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Wednesday, January 4, 2017

Original Production Animation Cel of Pinocchio and Figaro from "Pinocchio," 1940


Original hand painted and hand inked production animation cel of Pinocchio and Figaro from "Pinocchio," 1940, Walt Disney Studios; Set over a Courvoisier air brush background; With original Courvoisier Galleries label; Size - Pinocchio & Figaro: 5 x 5 1/4", Image 7 1/4 x 7", Frame 14 3/4 x 14"; Framed with original Courvoisier calligraphy titled mat, gold wood frame, and plexiglass.

To purchase this cel or to visit the Art Gallery, CLICK HERE!

"Pinocchio," 1940 was the second animated feature film produced by Disney, and followed on the success of "Snow White and the Seven Dwarfs." 1937. It was released to theaters by RKO Radio Pictures on February 23, 1940 and was based on the Italian children's novel "The Adventures of Pinocchio" by Carlo Collodi. The general plot of the film involves an old wood-carver named Geppetto, who carves a wooden puppet that he names Pinocchio. One night the puppet is brought to life by the Blue Fairy, who informs him that he can become a real boy if he proves himself to be "brave, truthful, and unselfish". Pinocchio's journey to become a real boy is challenged by his encounters with an array of scrupulous characters.

"Pinocchio" became the first animated feature to win an Academy Award; it won for both Best Music - Original Score and for Best Music - Original Song for "When You Wish Upon A Star." Most critics and audiences agree that "Pinocchio" is among the finest Disney features ever made, and one of the greatest animated films of all time. In 1994, it was added to the United States National Film Registry as being "culturally, historically, or aesthetically significant."


Close up of the original Courvoisier calligraphy titled mat.

Due to the huge success of "Snow White," Walt Disney wanted more famous voice actors for "Pinocchio." He cast popular singer Cliff Edwards (who had made the first record selling over a million copies) as Jiminy Cricket. Disney also wanted the character of Pinocchio to be voiced by a real child. The role ended up going to twelve year old actor Dickie Jones, who had previously been in Frank Capra's enormous Hollywood hit, "Mr. Smith Goes to Washington."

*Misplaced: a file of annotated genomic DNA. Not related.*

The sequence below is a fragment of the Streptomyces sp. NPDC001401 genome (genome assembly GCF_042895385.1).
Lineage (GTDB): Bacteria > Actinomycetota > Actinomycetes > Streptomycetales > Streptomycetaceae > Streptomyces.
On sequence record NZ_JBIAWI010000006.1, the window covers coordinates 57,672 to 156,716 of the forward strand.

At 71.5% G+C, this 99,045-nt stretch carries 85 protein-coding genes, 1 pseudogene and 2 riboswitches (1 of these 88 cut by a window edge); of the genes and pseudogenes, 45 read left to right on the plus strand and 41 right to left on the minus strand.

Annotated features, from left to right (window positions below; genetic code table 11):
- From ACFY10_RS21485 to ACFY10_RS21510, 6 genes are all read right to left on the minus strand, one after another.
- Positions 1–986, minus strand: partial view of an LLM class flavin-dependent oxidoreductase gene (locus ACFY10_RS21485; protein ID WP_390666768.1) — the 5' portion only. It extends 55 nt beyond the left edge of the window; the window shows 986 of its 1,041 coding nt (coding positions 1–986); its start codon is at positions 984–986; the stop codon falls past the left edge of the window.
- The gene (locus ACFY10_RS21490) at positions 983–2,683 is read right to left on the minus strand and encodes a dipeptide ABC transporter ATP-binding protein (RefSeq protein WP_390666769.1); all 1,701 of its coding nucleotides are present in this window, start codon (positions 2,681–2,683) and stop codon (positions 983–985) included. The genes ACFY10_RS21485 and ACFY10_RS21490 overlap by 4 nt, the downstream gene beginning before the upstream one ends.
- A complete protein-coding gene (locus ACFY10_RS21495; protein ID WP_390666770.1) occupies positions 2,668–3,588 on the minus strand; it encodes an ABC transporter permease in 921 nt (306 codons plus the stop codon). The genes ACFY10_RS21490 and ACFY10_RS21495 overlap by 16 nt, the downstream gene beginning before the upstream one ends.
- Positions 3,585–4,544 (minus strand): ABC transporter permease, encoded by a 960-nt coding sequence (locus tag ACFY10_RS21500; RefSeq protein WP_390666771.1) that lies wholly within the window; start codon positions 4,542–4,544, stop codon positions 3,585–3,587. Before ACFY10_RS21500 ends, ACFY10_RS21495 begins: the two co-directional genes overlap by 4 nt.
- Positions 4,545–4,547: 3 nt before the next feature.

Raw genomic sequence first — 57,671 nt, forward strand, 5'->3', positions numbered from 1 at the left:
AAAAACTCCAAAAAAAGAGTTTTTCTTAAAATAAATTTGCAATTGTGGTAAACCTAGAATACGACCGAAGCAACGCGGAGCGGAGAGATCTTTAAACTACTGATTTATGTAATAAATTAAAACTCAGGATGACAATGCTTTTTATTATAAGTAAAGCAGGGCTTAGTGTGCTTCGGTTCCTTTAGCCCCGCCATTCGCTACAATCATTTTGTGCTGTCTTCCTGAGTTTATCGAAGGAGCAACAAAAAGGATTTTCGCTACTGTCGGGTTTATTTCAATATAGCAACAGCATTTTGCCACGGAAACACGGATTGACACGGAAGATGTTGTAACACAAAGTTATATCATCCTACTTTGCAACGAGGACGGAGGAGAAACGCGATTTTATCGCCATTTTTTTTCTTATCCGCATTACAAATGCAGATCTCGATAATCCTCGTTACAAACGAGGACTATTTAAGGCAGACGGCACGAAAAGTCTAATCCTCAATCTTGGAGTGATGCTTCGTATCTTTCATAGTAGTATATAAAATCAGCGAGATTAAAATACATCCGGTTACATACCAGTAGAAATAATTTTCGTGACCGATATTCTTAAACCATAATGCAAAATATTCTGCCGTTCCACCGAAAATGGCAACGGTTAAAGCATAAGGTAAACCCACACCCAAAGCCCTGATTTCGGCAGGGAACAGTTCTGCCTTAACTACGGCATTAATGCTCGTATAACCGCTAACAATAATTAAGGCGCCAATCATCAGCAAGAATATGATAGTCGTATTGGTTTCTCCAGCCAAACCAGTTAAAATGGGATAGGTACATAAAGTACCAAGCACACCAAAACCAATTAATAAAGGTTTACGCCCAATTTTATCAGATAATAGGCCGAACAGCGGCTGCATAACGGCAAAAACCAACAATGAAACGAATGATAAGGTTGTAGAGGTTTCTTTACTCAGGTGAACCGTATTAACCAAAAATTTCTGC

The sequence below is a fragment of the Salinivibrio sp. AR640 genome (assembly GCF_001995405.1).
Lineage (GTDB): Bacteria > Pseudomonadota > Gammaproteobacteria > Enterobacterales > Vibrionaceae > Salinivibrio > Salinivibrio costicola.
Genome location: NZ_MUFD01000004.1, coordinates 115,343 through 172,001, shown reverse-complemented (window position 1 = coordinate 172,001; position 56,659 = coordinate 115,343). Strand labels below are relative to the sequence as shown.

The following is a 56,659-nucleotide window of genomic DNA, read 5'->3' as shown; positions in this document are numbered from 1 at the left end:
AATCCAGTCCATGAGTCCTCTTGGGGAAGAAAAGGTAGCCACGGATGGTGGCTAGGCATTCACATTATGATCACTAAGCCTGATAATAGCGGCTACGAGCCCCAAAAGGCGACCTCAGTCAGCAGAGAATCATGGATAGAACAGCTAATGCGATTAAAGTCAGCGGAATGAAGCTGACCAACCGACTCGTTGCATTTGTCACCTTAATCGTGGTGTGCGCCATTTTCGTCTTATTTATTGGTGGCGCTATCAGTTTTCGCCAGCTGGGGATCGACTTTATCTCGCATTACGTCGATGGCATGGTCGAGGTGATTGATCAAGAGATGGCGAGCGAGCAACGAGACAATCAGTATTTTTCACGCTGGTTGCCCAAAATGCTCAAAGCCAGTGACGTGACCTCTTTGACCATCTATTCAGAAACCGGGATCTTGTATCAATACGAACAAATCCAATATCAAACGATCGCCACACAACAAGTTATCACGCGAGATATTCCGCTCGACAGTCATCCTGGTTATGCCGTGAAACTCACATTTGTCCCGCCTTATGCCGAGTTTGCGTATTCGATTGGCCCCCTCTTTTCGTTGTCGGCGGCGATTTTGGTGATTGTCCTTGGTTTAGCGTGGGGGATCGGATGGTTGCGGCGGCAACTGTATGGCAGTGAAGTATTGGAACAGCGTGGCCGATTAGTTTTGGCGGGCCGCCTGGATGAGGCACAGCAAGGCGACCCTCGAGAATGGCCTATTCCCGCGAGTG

Original Courvoisier Galleries label.

Animation began in September 1938 and just as in "Snow White," live-action footage was shot for "Pinocchio" with the actors playing the scenes; which was supervised by Hamilton Luske. The animators then used the footage as a guide for their animation drawings by studying the human movement and then incorporating many of those poses and scenes. The title character was animated by Milt Kahl (initial design), Frank Thomas, and Ollie Johnston. "When I was doing Pinocchio," Johnston said, "I thought of the character being real, a living person, not a drawing."

Figaro is Geppetto's pet Tuxedo Cat and was Walt Disney's favorite character in the film. He loved the kitten so much, he wanted him to appear in as many scenes as possible. Once production on "Pinocchio" was completed; Walt made him Minnie Mouse's pet, replacing her dog Fifi. Figaro was also given his own series of cartoon shorts, as well as costarring in other cartoon shorts with Pluto.


Framed original production animation cel of Pinocchio and Figaro.

The master Walt Disney animator Eric Larson was in charge of animating Figaro, and based the kitten's design on the childlike personality of his own nephew. The famous character actor Mel Blanc (known as "The Man of Thousand Voices") provided the voice of Figaro.

This is a beautiful cel setup consisting of full figure images of both Pinocchio and Figaro placed on a Courvoisier air brush background. Pinocchio is eyes and mouth open, smiling, and holding his school book and a bright red apple for his teacher; that were given to him by Geppetto. Figaro is full figure and keeping his eyes on the apple. The work has been framed, is a fantastic piece of animation history, and a great addition to any art collection!